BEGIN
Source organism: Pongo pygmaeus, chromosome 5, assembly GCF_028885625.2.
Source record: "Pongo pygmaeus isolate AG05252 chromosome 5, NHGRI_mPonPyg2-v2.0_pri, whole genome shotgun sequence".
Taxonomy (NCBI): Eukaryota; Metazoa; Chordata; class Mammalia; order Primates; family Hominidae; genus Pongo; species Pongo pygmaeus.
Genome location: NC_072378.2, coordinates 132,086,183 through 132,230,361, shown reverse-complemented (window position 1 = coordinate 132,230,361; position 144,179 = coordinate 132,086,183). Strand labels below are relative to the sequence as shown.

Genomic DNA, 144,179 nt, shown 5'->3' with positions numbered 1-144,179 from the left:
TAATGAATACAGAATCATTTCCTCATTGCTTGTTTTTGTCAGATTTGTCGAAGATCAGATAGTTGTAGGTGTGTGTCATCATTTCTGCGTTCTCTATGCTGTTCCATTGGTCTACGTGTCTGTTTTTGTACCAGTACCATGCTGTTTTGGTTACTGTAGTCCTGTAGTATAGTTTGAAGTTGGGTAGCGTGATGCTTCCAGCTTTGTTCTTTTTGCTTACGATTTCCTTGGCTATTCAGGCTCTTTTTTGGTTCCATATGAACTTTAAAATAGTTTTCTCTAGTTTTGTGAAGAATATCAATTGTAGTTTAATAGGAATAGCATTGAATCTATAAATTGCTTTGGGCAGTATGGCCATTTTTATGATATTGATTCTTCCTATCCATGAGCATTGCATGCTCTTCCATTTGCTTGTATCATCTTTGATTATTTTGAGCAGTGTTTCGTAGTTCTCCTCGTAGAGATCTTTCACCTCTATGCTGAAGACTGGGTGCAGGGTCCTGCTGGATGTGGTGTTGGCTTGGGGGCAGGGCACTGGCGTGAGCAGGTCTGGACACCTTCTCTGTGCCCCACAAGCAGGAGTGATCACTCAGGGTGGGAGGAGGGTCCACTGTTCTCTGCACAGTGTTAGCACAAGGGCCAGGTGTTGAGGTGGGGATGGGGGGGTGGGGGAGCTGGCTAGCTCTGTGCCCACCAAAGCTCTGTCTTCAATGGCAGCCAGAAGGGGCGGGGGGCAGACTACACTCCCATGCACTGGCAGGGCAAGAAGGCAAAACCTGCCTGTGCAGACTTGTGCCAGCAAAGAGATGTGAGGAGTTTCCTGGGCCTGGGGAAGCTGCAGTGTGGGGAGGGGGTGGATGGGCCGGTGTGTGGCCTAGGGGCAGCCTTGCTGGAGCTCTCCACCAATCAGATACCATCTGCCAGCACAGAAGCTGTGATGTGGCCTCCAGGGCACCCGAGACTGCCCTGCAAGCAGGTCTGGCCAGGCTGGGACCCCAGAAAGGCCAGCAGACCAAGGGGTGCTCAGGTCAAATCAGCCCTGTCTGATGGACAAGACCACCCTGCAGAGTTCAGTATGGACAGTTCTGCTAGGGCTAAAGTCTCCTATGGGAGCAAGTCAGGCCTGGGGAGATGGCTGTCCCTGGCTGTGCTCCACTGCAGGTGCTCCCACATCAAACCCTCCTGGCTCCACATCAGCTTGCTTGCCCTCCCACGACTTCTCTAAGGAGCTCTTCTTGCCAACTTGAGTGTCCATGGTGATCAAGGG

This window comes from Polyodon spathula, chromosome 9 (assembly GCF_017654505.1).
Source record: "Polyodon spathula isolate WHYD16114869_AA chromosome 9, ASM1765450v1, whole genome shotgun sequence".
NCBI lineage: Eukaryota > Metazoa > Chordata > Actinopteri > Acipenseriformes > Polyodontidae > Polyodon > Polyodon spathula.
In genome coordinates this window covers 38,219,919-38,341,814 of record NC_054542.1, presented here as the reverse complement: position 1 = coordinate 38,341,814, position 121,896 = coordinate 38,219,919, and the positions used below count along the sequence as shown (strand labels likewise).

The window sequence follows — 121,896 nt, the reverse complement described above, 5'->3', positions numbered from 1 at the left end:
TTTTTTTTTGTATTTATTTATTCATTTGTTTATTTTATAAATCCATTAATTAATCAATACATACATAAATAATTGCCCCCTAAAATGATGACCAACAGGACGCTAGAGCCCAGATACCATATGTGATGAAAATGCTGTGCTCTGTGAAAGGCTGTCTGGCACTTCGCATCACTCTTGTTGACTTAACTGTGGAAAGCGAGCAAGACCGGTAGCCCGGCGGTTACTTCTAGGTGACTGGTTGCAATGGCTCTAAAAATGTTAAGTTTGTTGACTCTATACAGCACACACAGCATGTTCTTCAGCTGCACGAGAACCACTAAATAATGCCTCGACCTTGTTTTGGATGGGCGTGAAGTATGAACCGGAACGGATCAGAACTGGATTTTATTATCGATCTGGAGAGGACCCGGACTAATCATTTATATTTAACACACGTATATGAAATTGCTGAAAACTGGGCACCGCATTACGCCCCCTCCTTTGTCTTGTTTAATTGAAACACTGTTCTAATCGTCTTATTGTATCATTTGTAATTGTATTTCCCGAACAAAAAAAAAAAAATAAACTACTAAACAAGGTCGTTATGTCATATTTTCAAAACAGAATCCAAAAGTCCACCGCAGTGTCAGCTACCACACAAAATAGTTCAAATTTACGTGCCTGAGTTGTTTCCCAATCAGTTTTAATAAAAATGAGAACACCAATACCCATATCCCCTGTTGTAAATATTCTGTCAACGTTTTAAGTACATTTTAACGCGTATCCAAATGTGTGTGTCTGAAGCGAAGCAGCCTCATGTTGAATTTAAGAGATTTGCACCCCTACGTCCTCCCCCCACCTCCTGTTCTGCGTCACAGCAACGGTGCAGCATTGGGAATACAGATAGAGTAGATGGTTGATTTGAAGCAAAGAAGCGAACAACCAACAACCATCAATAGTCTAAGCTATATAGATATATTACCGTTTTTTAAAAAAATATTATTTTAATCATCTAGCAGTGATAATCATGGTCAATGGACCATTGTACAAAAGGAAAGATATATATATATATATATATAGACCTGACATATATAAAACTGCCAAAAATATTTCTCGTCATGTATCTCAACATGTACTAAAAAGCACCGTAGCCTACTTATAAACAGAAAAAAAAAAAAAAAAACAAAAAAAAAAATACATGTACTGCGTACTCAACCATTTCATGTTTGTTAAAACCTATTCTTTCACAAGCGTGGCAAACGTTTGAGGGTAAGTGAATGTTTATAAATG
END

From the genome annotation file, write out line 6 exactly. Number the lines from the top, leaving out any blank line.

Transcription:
TAATGAATACAGAATCATTTCCTCATTGCTTGTTTTTGTCAGATTTGTCGAAGATCAGATAGTTGTAGGTGTGTGTCATCATTTCTGCGTTCTCTATGCTGTTCCATTGGTCTACGTGTCTGTTTTTGTACCAGTACCATGCTGTTTTGGTTACTGTAGTCCTGTAGTATAGTTTGAAGTTGGGTAGCGTGATGCTTCCAGCTTTGTTCTTTTTGCTTACGATTTCCTTGGCTATTCAGGCTCTTTTTTGGTTCCATATGAACTTTAAAATAGTTTTCTCTAGTTTTGTGAAGAATATCAATTGTAGTTTAATAGGAATAGCATTGAATCTATAAATTGCTTTGGGCAGTATGGCCATTTTTATGATATTGATTCTTCCTATCCATGAGCATTGCATGCTCTTCCATTTGCTTGTATCATCTTTGATTATTTTGAGCAGTGTTTCGTAGTTCTCCTCGTAGAGATCTTTCACCTCTATGCTGAAGACTGGGTGCAGGGTCCTGCTGGATGTGGTGTTGGCTTGGGGGCAGGGCACTGGCGTGAGCAGGTCTGGACACCTTCTCTGTGCCCCACAAGCAGGAGTGATCACTCAGGGTGGGAGGAGGGTCCACTGTTCTCTGCACAGTGTTAGCACAAGGGCCAGGTGTTGAGGTGGGGATGGGGGGGTGGGGGAGCTGGCTAGCTCTGTGCCCACCAAAGCTCTGTCTTCAATGGCAGCCAGAAGGGGCGGGGGGCAGACTACACTCCCATGCACTGGCAGGGCAAGAAGGCAAAACCTGCCTGTGCAGACTTGTGCCAGCAAAGAGATGTGAGGAGTTTCCTGGGCCTGGGGAAGCTGCAGTGTGGGGAGGGGGTGGATGGGCCGGTGTGTGGCCTAGGGGCAGCCTTGCTGGAGCTCTCCACCAATCAGATACCATCTGCCAGCACAGAAGCTGTGATGTGGCCTCCAGGGCACCCGAGACTGCCCTGCAAGCAGGTCTGGCCAGGCTGGGACCCCAGAAAGGCCAGCAGACCAAGGGGTGCTCAGGTCAAATCAGCCCTGTCTGATGGACAAGACCACCCTGCAGAGTTCAGTATGGACAGTTCTGCTAGGGCTAAAGTCTCCTATGGGAGCAAGTCAGGCCTGGGGAGATGGCTGTCCCTGGCTGTGCTCCACTGCAGGTGCTCCCACATCAAACCCTCCTGGCTCCACATCAGCTTGCTTGCCCTCCCACGACTTCTCTAAGGAGCTCTTCTTGCCAACTTGAGTGTCCATGGTGATCAAGGG